We checked in at the Michigan League, put our stuff in the room and I went downstairs to wait for Eddie to go park the car (free parking is included). Then we walk/scooted two blocks to the Mediterranean Deli for lunch. It was still snowing but my scooter was managing all right. When we got to State Street, Ed took this picture of me all bundled up in my fleece jacket and rain poncho. At the deli, we both ordered bowls of corn chowder with french bread and a spinach pie for me. Did that ever hit the spot! We then went to Ed's favorite shoe store to see if there was anything for him there. But alas, his size 14 feet are not easy to fit. The popcorn store was our next stop. Ed let me decide which kind to get and I chose a mixture of pecan and cashew caramel. YUM!!! Then it was on to the bookstore, but after about twenty minutes we looked at one another and said, "Time for a nap!"
There's something utterly delicious about taking an afternoon nap on a nice big bed in a comfortable hotel room. We both slept soundly and awoke feeling refreshed. It was still snowing outside, so we cozied up with our respective reading material--an old New Yorker magazine for Ed and a book of Denise Levertoff's poems for me--sipped hot cups of tea that Ed made for us (they have coffee and teas at the ready in the lobby), and I nibbled my pecan-cashew caramel popcorn.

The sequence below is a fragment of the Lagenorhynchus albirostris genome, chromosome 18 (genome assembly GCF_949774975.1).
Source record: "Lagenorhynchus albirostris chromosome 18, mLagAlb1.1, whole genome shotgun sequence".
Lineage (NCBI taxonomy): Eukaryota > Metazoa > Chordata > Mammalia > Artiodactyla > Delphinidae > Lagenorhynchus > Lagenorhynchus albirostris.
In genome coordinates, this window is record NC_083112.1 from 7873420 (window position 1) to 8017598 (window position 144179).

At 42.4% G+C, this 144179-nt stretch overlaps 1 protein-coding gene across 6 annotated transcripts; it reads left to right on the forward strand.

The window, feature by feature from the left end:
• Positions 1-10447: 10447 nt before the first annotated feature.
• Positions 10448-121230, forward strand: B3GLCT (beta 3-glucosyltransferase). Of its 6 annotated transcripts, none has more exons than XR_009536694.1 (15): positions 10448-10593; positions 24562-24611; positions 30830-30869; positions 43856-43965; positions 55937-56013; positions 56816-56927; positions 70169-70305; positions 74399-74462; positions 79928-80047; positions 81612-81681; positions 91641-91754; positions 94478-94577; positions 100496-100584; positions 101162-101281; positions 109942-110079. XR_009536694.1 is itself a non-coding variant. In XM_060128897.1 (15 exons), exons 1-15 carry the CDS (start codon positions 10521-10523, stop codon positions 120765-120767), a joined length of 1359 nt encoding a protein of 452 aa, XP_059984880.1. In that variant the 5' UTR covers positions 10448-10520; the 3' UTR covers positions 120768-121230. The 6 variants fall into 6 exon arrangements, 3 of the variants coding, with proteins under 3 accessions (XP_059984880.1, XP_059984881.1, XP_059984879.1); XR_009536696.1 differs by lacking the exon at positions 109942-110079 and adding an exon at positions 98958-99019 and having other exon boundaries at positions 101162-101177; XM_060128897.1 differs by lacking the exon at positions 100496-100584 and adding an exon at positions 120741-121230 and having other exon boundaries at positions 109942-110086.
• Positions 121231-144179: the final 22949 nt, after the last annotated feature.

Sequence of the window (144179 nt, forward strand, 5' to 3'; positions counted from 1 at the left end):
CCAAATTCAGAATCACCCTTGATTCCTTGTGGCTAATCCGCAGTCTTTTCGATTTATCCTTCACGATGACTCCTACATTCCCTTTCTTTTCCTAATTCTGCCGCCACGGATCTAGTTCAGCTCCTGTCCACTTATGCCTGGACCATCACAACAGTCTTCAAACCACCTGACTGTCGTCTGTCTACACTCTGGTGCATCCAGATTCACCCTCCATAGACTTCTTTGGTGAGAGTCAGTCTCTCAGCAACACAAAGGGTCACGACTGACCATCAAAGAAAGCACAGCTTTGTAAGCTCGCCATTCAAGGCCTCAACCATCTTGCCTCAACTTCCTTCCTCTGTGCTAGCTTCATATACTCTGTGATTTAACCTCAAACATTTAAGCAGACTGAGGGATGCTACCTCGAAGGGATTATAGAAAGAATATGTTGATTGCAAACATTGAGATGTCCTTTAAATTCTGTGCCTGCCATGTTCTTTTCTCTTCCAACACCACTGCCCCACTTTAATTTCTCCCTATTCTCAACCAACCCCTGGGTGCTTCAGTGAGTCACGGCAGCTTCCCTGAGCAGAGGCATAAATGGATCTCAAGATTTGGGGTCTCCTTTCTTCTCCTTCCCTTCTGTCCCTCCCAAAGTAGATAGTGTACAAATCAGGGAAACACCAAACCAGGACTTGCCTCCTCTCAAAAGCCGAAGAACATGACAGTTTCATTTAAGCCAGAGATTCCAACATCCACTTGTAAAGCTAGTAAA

We had a 7 PM dinner date with our friends, Liz and Frank, at Zola's on Washington below Main. We were planning to walk/scoot the seven blocks to meet them but when the storm whipped into high gear, we called and asked if they'd pick us up instead. Good thing we did! Even with my wheelchair, it was a real challenge to get from the Michigan League entrance to their car and then from the car to the accessible entrance at the restaurant. I don't exaggerate when I say it looked and felt like the Arctic in Ann Arbor last night. The winds were whipping heavy snow every which way, so much so that when Frank went out to retrieve the car after dinner, he had a real job cleaning it off. Snow was piled up on every side not just on one side as you'd expect. Actually, it was pretty thrilling. And since we'd had a lovely, leisurely dinner with our friends, all of us were feeling pretty mellow. Well, three of us were feeling mellow. Eddie was definitely uneasy about getting our car out in the morning. Unfortunately our free parking place was on the rooftop of a parking garage, so not only was it exposed to the weather but had a steep exit ramp to negotiate.